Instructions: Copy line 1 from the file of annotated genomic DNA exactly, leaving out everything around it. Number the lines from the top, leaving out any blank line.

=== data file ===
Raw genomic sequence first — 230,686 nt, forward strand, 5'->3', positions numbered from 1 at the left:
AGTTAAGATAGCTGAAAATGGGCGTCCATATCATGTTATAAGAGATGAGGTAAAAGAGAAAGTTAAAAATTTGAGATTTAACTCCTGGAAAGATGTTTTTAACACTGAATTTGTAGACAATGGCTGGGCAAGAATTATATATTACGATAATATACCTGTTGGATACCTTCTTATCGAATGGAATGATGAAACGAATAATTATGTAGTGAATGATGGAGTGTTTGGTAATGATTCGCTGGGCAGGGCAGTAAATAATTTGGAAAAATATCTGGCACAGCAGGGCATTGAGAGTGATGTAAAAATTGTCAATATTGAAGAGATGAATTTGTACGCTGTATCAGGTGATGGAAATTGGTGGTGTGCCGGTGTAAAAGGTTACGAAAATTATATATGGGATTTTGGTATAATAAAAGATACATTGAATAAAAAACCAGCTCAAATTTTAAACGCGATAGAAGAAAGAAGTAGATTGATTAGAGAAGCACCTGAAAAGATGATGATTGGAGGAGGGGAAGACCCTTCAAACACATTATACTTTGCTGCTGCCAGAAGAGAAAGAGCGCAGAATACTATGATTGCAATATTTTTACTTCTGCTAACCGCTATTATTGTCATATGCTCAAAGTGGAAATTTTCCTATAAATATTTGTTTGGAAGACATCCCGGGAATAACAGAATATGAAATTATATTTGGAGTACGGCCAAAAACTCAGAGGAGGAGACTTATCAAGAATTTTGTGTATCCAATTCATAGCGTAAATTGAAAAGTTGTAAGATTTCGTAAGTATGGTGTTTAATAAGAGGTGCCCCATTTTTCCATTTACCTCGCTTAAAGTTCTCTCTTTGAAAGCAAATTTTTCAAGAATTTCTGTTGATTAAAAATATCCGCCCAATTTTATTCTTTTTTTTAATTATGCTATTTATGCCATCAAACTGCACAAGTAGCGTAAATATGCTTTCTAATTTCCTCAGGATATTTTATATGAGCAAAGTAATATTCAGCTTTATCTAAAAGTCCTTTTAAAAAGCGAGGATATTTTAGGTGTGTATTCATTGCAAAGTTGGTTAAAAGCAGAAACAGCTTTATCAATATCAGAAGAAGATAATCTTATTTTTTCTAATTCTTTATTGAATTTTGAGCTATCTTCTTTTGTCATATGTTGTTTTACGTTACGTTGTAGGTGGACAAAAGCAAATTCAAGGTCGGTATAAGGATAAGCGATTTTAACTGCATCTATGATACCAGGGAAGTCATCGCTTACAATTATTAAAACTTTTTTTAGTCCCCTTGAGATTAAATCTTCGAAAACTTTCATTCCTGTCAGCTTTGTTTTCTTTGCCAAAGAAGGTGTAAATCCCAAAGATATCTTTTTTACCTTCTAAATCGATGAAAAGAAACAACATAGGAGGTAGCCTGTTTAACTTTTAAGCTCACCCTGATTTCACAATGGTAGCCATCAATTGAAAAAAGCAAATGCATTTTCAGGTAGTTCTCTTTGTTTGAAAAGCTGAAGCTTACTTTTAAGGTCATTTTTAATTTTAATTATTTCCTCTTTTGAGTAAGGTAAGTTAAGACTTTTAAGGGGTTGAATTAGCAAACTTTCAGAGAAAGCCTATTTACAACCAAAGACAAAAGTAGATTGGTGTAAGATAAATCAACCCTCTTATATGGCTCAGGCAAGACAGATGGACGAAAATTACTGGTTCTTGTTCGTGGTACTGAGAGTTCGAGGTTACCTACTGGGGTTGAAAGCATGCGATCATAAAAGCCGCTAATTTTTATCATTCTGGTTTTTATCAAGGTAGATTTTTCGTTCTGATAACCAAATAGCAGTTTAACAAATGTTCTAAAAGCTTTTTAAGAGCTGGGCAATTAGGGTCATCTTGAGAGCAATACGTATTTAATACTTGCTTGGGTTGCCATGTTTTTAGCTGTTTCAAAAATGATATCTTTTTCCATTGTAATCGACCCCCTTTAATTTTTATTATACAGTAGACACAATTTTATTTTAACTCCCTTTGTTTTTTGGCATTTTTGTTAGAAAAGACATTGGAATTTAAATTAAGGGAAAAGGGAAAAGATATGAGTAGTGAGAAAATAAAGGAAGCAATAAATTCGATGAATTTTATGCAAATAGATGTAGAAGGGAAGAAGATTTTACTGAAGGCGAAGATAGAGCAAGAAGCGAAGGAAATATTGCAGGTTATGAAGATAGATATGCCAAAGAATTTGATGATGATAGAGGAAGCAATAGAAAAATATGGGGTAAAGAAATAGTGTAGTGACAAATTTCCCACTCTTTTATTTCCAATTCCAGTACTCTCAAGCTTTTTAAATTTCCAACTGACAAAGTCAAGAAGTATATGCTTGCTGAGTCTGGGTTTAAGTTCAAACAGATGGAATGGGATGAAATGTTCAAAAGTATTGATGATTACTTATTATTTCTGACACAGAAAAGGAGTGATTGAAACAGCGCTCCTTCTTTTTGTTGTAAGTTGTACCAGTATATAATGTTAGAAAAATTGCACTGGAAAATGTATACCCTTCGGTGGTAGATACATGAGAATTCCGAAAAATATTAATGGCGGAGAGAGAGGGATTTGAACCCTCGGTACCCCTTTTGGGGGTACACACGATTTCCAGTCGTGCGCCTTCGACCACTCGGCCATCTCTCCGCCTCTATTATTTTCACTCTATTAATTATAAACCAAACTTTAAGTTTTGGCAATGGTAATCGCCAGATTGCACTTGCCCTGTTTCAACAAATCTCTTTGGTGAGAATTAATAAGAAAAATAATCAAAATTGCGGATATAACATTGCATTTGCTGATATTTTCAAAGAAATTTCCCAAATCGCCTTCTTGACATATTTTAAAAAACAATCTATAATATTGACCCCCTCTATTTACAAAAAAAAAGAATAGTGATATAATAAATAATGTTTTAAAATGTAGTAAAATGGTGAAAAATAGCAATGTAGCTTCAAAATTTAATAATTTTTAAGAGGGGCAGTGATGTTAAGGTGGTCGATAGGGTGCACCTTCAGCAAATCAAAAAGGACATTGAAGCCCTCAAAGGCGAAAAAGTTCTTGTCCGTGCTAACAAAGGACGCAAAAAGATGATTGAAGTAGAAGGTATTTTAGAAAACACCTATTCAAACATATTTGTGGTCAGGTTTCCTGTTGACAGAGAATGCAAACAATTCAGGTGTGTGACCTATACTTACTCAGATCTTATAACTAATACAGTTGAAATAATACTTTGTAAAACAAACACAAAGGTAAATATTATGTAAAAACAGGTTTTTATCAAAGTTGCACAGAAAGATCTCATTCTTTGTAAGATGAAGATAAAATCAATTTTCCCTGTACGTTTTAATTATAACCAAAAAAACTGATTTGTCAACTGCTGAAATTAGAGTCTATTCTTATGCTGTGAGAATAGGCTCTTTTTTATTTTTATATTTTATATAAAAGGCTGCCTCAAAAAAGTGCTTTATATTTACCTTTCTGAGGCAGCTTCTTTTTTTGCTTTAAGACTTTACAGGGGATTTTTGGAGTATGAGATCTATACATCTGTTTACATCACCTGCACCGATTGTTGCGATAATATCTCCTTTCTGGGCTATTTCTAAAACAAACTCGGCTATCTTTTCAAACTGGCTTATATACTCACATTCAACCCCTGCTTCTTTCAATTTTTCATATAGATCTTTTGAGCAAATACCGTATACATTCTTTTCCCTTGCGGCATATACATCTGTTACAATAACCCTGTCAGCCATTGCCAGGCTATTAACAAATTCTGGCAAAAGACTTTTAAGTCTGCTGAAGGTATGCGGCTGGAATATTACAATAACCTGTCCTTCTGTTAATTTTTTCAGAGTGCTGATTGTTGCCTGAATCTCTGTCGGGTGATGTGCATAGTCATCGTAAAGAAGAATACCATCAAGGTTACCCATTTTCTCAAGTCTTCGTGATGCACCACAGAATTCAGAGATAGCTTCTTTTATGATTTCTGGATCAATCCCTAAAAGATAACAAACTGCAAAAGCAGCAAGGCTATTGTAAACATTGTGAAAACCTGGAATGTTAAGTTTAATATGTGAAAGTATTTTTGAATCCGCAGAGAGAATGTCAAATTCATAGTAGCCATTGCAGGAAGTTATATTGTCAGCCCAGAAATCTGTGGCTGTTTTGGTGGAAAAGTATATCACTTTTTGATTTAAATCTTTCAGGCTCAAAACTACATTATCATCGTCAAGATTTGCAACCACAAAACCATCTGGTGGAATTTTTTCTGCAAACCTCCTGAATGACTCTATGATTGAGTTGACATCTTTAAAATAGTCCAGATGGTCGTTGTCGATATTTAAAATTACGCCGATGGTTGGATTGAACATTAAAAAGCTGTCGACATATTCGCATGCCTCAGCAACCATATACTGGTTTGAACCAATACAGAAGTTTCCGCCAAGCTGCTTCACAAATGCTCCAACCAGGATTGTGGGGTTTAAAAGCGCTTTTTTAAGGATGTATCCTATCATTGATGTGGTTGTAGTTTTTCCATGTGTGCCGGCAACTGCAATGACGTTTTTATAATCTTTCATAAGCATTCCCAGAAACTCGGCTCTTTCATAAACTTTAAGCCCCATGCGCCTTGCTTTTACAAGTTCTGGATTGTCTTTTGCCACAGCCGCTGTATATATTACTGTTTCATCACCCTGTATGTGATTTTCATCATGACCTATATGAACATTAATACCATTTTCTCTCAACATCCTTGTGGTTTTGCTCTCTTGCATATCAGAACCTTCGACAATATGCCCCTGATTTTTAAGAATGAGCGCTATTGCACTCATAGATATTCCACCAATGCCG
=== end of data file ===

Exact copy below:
Raw genomic sequence first — 230,686 nt, forward strand, 5'->3', positions numbered from 1 at the left: